2007 Sabermetric Year in Review: Toronto Blue Jays
October 11, 2007 Leave a comment
Continuing?what will hopefully be a 30-part series looking at a recap of the 2007 seasons of each of the 30 Major League teams (in reverse alphabetical order, because the lower regions of the alphabet never get any respect), our second team on the docket is the lone remaining Canadian entry into MLB, the Toronto Blue Jays.
Record: 83-79,?3rd in the AL East… again
Pythagorean Projection (Patriot formula):?86.65 wins (753 runs scored, 699 runs allowed)
Team Statistical Pages:
Overview: Ah, for a moment there, the Jays had some people fooled. But, sweet normalcy has been restored to the AL East. In 2006, the Blue Jays snuck into second place in the East and made people believe that they were on the rise. Surely, a threat to the Yankee/Red Sox duopoly of power on the AL East was gathering. It’s just that it never actually happened. For the eighth time in 10 years, the Blue Jays finished below the Yankees and Red Sox, but above the Orioles and Devil Rays. Being a Toronto baseball fan must be as interesting as listening to a broken record.
What went right: Roy Halladay is a really good pitcher. He’s not Cy Young caliber like he was in 2003, but he’s still pretty good. Any Blue Jays fans worried about the decline and fall of Halladay aren’t seeing the forrest for the trees (or perhaps the trees for the forrest). From 2003 to 2007, Halladay’s K/9 fell from 6.90 to 5.55. His BB/9 rose from 1.08 to 1.92. (However, he’s now giving up fewer homeruns than he had.) So, yes, in a relative sense, he is on the decline, but that K/BB ratio is good enough for 21st in MLB among qualifying starters. And for what it’s worth, he ranked 5th in WPA for starting pitchers and 16th in VORP. He’s not the best pitcher in the league, but I can think of worse options on who I’d like the ace of my staff to be. Plus, Halladay can take comfort from the fact that scientists have finally found the purpose of the appendix, which after his bout with appendicitis last year, Halladay no longer has.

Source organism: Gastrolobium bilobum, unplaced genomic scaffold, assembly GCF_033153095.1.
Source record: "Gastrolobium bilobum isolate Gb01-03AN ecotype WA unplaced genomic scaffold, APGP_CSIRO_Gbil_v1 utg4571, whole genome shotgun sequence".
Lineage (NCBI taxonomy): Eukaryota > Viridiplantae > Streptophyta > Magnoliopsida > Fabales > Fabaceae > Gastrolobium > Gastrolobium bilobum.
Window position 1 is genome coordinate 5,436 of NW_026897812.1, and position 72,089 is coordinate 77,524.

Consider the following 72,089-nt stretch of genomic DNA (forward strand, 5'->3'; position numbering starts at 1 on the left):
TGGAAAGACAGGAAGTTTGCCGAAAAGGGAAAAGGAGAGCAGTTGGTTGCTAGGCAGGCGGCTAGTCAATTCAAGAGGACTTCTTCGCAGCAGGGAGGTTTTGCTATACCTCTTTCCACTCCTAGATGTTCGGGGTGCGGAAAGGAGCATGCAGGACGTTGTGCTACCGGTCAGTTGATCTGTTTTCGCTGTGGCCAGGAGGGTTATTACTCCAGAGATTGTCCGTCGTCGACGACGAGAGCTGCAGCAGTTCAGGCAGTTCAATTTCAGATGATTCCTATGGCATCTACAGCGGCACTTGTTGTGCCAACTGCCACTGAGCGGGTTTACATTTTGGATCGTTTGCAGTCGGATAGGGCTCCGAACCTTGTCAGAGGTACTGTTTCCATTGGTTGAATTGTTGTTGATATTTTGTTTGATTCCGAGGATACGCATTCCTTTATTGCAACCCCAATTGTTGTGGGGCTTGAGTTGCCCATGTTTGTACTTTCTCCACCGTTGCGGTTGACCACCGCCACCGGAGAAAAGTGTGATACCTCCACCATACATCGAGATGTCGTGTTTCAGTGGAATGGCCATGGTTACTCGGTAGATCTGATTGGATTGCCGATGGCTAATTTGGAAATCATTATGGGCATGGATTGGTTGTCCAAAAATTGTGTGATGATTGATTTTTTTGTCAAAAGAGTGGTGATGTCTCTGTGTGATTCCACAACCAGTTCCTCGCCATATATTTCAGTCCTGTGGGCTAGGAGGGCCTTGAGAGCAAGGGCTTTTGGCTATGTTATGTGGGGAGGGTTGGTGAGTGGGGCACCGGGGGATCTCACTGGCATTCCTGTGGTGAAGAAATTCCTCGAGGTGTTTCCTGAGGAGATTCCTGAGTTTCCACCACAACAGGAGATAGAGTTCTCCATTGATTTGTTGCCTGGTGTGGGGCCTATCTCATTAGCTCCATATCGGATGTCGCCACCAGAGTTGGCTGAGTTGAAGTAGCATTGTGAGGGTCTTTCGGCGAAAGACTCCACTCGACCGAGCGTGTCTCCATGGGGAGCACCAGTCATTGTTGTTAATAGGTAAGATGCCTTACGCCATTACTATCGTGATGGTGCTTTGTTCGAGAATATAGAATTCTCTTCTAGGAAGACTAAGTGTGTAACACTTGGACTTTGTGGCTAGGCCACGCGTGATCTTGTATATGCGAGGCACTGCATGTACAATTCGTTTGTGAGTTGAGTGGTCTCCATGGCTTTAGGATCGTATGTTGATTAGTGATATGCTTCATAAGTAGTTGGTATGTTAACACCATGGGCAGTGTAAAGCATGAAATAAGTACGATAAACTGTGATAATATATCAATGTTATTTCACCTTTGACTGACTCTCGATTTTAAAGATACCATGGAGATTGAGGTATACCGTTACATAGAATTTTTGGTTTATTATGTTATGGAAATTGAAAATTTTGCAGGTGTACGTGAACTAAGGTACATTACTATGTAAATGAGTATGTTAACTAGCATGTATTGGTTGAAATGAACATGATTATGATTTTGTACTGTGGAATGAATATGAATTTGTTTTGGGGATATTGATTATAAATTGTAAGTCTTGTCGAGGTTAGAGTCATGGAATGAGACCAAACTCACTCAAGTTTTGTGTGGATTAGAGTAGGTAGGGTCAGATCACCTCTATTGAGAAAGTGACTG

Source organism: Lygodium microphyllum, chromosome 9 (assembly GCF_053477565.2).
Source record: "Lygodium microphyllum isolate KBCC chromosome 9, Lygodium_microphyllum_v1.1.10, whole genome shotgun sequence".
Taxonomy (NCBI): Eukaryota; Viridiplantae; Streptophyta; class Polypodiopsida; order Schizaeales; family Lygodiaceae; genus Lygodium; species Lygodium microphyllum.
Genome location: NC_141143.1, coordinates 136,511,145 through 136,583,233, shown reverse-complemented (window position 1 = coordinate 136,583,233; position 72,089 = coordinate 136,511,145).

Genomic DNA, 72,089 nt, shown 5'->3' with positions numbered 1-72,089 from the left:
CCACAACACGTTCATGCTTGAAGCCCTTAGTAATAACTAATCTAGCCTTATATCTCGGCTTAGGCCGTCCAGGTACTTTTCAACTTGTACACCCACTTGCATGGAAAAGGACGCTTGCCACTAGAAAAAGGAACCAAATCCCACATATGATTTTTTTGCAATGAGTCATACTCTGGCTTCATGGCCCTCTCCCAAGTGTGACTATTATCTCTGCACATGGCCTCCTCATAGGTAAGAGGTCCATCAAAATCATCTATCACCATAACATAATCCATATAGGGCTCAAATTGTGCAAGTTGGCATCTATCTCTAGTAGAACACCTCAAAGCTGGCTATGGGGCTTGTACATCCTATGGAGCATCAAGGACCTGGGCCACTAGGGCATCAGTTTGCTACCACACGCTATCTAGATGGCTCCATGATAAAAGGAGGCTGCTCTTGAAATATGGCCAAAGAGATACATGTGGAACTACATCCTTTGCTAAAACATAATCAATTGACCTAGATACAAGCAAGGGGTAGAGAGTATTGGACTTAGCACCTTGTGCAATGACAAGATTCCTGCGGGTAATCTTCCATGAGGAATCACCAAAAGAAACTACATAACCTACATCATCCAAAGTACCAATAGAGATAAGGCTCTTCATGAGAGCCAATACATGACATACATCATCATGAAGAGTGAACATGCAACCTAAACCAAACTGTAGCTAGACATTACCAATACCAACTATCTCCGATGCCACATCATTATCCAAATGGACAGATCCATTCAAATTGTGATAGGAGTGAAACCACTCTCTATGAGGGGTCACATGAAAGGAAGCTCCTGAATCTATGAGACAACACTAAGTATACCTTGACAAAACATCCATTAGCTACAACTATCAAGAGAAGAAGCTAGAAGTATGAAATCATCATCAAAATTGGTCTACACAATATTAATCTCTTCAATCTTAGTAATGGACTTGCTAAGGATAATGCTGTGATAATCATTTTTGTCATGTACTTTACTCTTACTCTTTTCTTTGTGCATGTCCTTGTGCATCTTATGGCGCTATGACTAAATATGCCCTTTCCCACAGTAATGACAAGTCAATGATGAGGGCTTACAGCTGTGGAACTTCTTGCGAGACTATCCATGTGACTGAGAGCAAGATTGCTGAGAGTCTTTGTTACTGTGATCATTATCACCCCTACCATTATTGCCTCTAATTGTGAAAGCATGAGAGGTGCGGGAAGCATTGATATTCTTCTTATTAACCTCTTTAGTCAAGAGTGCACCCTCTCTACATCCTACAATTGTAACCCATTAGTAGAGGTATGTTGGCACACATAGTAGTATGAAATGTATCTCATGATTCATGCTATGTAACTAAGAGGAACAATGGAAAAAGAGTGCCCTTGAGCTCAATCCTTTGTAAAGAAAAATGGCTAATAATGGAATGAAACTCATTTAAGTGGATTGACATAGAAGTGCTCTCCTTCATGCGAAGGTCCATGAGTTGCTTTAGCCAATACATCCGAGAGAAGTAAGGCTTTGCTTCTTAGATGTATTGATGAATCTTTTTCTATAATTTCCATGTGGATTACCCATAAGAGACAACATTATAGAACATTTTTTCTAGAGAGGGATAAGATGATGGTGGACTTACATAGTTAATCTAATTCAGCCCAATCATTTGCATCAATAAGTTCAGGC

The Frank Thomas signing worked out. At least the Blue Jays got pretty much what they expected. Thomas came in, played the whole season, hit 26 HR and had an OPS of .857, although for the fifth straight year, he failed to steal a base. Not bad for a $1 million base salary. Thomas will play next year at $8 million and has a $10 million vesting option for 2009. The more I study his numbers from 2005 in the context of the two years before and two years after, the more it looks like 2005 was a hiccup. It looks like he’ll continue to be an effective “old DH” type for a few more years.
Maybe the nicest surprise that probably went under-the-radar around the rest of baseball fan-dom was the emergence of Aaron Hill. Hill is 25, plays second base, and hit a respectable .291/.333/.459/.792. Not bad for a second-sacker. (Psst… fantasy buffs… need a late-round 2B?) 20.8% of the balls he hit were line drives, which puts him in the top 30 in baseball and he started hitting more fly balls in 2007 (and more of them started leaving the yard), which would explain how his HR total jumped from 6 to 17. It’s hard to tell if that’s a fluke or if that represents some sort of skill development. He did walk less and strike out more than he previously had, which is not a good sign for a young player, but could be the sign that either he or the Jays decided to open him up more. His value as a better-than-average second baseman rests on that power streak, so Blue Jays fans had better hope that it’s for real. Seeing that he’s 25, which is still under the usual “peak age” for hitters, it’s very possible that it is for real.